Deeply interested in handicrafts, Mrinalini took measures to revive handicrafts of Gujarat.
I am writing this tribute to Mrinalini Sarabhai sitting in her Darpana Performing Arts Academy in Ahmedabad, amidst too many things happening round the clock. After inauguration of the new renovated Natarani open air theatre with the world premiere of Mallika Sarabhai and Yadavan Chandran’s Mother River, new choreographic work on September 21, a series of plays are being staged under the title Sunday to Sunday. And rehearsals of Darpana’s own play Kaise the who log dwelling upon lives of Ismat Chugtai, Manto and Amrita Pritam, after the plays are over by 11 pm, the actors take to Plaza and start rehearsing!
My adrenalin is working high. The excitement is palpable and post performance discussions result into late nights. But it is most rewarding and enjoyable.
Chidambaram is the next door residence of Mrinalini and Vikram Sarabhai. It is at Chidambaram that on 18th December 1957 that one fine morning I had met Mrinalini and space scientist Vikram Sarabhai over a breakfast. I was up and coming writer on dance and was well known as I wrote in Gujarati monthly Kumar. Vikrambhai was familiar with my writing. Therefore when my letter reached him, he invited me for breakfast to converse with Mrinalini and see next day her choreography of Ramayana which had also a Sutradhar telling story in Gujarati.
When I arrived at their beautiful residence by architect Kanvinde, in the drawing room was a large Pichhawai of Gopis and Krishna. From the east morning sunlight was streaming in. Mrinalini entered from there, her glorious black hair cascading down her shoulders on exquisite Benarasi sari. She was stunningly beautiful. I told Vikrambhai may I tell her so? Vikrambhai said: ‘Go ahead, tell her and remember she is mine!’ At that time there was a popular Hollywood movie Take her, she is mine. I held Mrinalini’s hand and told her that she was a stunning beauty. She smiled and jokingly told Vikrambhai: ‘He is a charming young fellow. Vicky shall I take him as my youngest lover?’ We all laughed and sat in the dining hall for breakfast. I have told this story many times but it merits repetition.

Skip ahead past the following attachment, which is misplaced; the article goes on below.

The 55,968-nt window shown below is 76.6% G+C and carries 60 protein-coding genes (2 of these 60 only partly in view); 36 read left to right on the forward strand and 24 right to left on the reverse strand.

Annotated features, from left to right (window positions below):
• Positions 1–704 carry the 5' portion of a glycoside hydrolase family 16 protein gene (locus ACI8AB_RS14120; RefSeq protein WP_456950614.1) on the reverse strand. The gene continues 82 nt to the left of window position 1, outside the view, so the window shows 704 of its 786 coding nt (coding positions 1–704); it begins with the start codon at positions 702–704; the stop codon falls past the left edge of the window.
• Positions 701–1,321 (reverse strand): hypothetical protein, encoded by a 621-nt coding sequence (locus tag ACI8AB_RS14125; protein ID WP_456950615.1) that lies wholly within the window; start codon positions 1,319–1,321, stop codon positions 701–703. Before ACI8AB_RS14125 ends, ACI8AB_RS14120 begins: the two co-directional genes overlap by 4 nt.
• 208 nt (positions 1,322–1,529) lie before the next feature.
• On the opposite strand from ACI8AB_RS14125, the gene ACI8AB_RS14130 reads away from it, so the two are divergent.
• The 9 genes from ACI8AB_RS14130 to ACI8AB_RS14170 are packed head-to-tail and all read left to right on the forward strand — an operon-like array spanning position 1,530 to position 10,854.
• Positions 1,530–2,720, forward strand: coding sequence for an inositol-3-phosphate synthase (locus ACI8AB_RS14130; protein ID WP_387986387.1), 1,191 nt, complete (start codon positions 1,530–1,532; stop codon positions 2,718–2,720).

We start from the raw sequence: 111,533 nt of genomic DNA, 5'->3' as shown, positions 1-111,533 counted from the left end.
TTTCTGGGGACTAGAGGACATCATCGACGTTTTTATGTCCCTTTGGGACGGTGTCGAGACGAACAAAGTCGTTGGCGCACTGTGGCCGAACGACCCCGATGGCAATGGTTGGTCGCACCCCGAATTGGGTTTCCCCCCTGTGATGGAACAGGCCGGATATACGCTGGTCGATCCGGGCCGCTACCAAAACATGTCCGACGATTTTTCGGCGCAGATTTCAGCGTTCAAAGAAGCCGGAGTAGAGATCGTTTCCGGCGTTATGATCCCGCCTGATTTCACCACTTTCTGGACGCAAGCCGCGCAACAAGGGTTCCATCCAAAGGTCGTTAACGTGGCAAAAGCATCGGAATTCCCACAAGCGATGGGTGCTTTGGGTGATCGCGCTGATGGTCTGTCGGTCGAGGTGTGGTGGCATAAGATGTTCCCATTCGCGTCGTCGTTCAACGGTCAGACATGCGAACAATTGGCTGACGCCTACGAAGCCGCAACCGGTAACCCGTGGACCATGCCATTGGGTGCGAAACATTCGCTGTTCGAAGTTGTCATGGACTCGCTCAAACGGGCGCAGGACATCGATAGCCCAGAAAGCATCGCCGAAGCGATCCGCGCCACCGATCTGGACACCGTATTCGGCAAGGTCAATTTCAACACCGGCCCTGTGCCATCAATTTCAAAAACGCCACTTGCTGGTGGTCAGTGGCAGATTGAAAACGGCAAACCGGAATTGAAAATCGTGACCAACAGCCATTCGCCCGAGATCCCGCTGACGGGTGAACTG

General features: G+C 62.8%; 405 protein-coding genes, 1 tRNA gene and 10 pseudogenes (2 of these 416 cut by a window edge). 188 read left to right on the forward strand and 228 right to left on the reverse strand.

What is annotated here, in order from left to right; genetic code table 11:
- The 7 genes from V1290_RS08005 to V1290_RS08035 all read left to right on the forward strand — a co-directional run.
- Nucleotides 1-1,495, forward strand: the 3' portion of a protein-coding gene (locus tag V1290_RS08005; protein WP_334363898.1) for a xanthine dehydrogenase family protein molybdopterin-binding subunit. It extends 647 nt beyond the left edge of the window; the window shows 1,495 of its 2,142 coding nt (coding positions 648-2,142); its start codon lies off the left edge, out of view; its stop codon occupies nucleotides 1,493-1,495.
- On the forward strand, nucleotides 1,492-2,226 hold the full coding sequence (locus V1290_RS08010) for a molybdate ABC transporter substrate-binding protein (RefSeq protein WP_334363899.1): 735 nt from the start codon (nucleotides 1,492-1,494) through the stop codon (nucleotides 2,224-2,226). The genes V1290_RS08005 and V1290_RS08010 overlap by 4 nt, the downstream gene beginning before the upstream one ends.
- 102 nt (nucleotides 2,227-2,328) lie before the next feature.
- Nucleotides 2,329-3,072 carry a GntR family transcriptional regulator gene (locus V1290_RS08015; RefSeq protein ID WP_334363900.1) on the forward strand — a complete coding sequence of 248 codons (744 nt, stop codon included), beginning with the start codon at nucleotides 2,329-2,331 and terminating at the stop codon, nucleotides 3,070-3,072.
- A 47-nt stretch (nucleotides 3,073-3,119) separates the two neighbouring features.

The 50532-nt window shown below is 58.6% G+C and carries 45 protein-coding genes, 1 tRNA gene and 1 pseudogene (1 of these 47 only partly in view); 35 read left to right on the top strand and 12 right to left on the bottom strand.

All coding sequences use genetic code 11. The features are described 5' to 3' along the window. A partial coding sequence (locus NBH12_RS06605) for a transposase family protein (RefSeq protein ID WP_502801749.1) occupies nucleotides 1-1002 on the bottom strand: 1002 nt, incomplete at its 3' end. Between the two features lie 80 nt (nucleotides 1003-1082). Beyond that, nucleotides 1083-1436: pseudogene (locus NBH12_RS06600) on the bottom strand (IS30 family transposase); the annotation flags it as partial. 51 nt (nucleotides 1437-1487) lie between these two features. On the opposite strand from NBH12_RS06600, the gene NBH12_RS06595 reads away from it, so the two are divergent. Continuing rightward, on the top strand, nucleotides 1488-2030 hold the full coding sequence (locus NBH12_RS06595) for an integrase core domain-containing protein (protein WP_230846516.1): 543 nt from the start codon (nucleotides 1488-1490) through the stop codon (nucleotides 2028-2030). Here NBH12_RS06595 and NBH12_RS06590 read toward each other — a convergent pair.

Our friendship turned into lifelong. She was gracious and took me under her wings. She had already received a letter from Dr Mulk Raj Anand, the author, founding editor of art quarterly Marg, about my interest in dance and reviewing performances as up and coming dance critic. Next day when I saw Ramayana, I was impressed and wrote about it after a week. I had by then seen in Mumbai at Bharatiya Vidya Bhavan, Rukmini Devi’s exquisite dance -drama Sita Swayamvaram performed by Kalakshetra dancers. It had left an indelible impression on me with its aesthetics, costumes, music, and Bharatanatyam technique. Mrinalini’s choreography was equally engaging with her aesthetics and imaginative approach, using a Sutradhar telling story in Gujarati so that with Bharatanatyam and Kathakali techniques and even Carnatic music the audience can still enjoy the performance. She had used a room divider behind were seated monks chanting shlokas, and smoke was rising from there. It evoked the atmosphere of an ashram. When Sita was introduced behind a curtain, her nimble feet had golden anklets. The scenes moved in a seamless manner. The commentary by Sutradhar in archaic Gujarati did not go well for me. My comment was taken note of by Mrinalini and she had introduced spoken Gujarati in other performances. Mrinalini asked me if I were to attend All India Dance Seminar convened by Sangeet Natak Akademi at Vigyan Bhavan in Delhi form March 31 till April 7, 1958. Dr Mulk Raj Anand and Professor Mohan Khokar had already asked me to attend it, as it was a most historic conference. Mrinalini had presented a paper on Traditional Concepts and New Trends. In the morning session she also presented an excerpt of her early choreographic work Manushya, enacted by Chatunni Panicker, a marvelous Kathakali actor. Though it was entirely in Kathakali technique, the dancer was not dressed in traditional Kathakali costumes and colourful make up.
He was dressed in a simple dhoti and performed with bare body, minus make up and ornaments. The story was of a man born, as a child he looks into mirror and wonders about how he moves. From childhood to youth, family, old age and final journey. The galaxy of gurus, dancers, writers, critics all were stunned at the use of Kathakali technique to such an advantage to tell story of a man. Mrinalini had produced it in 1949. It had received rave reviews. Presenting it at the dance seminar, she drove her point home that classical dance techniques can be used to tell contemporary issues.